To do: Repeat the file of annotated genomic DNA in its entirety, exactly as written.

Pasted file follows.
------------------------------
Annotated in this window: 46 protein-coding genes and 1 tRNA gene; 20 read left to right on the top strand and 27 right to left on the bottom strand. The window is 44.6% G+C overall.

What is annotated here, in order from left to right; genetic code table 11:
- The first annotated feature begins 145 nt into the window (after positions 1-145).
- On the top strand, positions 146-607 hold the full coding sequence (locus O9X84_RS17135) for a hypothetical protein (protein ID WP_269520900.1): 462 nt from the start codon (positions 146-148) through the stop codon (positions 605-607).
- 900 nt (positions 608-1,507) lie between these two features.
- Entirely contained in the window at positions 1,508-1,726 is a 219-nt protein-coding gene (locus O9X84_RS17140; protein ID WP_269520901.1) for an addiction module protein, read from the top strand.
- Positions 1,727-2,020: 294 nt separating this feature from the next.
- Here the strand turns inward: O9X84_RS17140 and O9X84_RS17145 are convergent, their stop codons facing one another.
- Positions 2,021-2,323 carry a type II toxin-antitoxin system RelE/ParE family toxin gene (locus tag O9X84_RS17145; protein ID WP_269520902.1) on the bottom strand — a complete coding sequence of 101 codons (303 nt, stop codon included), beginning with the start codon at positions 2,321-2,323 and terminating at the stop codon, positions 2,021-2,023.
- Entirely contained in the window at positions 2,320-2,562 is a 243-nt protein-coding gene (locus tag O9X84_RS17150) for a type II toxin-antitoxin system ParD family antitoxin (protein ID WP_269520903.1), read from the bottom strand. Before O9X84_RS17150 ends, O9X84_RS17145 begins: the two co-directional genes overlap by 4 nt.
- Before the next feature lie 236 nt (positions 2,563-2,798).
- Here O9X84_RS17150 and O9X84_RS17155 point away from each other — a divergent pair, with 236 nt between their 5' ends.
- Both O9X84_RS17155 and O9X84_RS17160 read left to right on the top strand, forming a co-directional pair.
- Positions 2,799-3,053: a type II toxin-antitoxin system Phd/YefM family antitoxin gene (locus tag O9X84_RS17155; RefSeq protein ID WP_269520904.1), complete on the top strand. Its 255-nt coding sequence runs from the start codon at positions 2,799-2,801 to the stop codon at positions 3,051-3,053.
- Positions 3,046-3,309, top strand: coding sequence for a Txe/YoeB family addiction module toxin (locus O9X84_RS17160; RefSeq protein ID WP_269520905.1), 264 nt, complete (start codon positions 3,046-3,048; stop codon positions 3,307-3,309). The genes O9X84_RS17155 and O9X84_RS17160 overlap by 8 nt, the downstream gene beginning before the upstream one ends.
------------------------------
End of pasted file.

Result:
Annotated in this window: 46 protein-coding genes and 1 tRNA gene; 20 read left to right on the top strand and 27 right to left on the bottom strand. The window is 44.6% G+C overall.

What is annotated here, in order from left to right; genetic code table 11:
- The first annotated feature begins 145 nt into the window (after positions 1-145).
- On the top strand, positions 146-607 hold the full coding sequence (locus O9X84_RS17135) for a hypothetical protein (protein ID WP_269520900.1): 462 nt from the start codon (positions 146-148) through the stop codon (positions 605-607).
- 900 nt (positions 608-1,507) lie between these two features.
- Entirely contained in the window at positions 1,508-1,726 is a 219-nt protein-coding gene (locus O9X84_RS17140; protein ID WP_269520901.1) for an addiction module protein, read from the top strand.
- Positions 1,727-2,020: 294 nt separating this feature from the next.
- Here the strand turns inward: O9X84_RS17140 and O9X84_RS17145 are convergent, their stop codons facing one another.
- Positions 2,021-2,323 carry a type II toxin-antitoxin system RelE/ParE family toxin gene (locus tag O9X84_RS17145; protein ID WP_269520902.1) on the bottom strand — a complete coding sequence of 101 codons (303 nt, stop codon included), beginning with the start codon at positions 2,321-2,323 and terminating at the stop codon, positions 2,021-2,023.
- Entirely contained in the window at positions 2,320-2,562 is a 243-nt protein-coding gene (locus tag O9X84_RS17150) for a type II toxin-antitoxin system ParD family antitoxin (protein ID WP_269520903.1), read from the bottom strand. Before O9X84_RS17150 ends, O9X84_RS17145 begins: the two co-directional genes overlap by 4 nt.
- Before the next feature lie 236 nt (positions 2,563-2,798).
- Here O9X84_RS17150 and O9X84_RS17155 point away from each other — a divergent pair, with 236 nt between their 5' ends.
- Both O9X84_RS17155 and O9X84_RS17160 read left to right on the top strand, forming a co-directional pair.
- Positions 2,799-3,053: a type II toxin-antitoxin system Phd/YefM family antitoxin gene (locus tag O9X84_RS17155; RefSeq protein ID WP_269520904.1), complete on the top strand. Its 255-nt coding sequence runs from the start codon at positions 2,799-2,801 to the stop codon at positions 3,051-3,053.
- Positions 3,046-3,309, top strand: coding sequence for a Txe/YoeB family addiction module toxin (locus O9X84_RS17160; RefSeq protein ID WP_269520905.1), 264 nt, complete (start codon positions 3,046-3,048; stop codon positions 3,307-3,309). The genes O9X84_RS17155 and O9X84_RS17160 overlap by 8 nt, the downstream gene beginning before the upstream one ends.